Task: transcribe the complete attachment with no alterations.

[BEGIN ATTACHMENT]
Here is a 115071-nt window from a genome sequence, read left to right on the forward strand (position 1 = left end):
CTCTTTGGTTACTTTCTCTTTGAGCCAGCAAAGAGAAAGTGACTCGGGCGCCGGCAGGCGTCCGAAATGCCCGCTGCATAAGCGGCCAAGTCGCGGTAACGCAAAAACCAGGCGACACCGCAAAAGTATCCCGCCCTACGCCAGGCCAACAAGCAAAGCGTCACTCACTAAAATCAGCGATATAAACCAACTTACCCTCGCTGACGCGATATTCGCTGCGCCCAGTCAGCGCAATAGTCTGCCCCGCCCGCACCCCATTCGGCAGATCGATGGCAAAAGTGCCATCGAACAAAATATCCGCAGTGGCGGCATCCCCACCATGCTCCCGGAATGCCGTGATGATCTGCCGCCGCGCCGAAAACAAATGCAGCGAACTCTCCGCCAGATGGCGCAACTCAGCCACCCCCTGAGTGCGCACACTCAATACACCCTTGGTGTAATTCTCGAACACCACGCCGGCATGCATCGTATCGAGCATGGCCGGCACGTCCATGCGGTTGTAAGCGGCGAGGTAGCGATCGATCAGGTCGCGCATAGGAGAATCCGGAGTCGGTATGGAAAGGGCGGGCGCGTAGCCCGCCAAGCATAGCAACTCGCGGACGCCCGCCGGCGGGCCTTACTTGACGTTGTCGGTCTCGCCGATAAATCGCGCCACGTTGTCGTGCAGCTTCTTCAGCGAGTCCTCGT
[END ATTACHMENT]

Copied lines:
Here is a 115071-nt window from a genome sequence, read left to right on the forward strand (position 1 = left end):
CTCTTTGGTTACTTTCTCTTTGAGCCAGCAAAGAGAAAGTGACTCGGGCGCCGGCAGGCGTCCGAAATGCCCGCTGCATAAGCGGCCAAGTCGCGGTAACGCAAAAACCAGGCGACACCGCAAAAGTATCCCGCCCTACGCCAGGCCAACAAGCAAAGCGTCACTCACTAAAATCAGCGATATAAACCAACTTACCCTCGCTGACGCGATATTCGCTGCGCCCAGTCAGCGCAATAGTCTGCCCCGCCCGCACCCCATTCGGCAGATCGATGGCAAAAGTGCCATCGAACAAAATATCCGCAGTGGCGGCATCCCCACCATGCTCCCGGAATGCCGTGATGATCTGCCGCCGCGCCGAAAACAAATGCAGCGAACTCTCCGCCAGATGGCGCAACTCAGCCACCCCCTGAGTGCGCACACTCAATACACCCTTGGTGTAATTCTCGAACACCACGCCGGCATGCATCGTATCGAGCATGGCCGGCACGTCCATGCGGTTGTAAGCGGCGAGGTAGCGATCGATCAGGTCGCGCATAGGAGAATCCGGAGTCGGTATGGAAAGGGCGGGCGCGTAGCCCGCCAAGCATAGCAACTCGCGGACGCCCGCCGGCGGGCCTTACTTGACGTTGTCGGTCTCGCCGATAAATCGCGCCACGTTGTCGTGCAGCTTCTTCAGCGAGTCCTCGT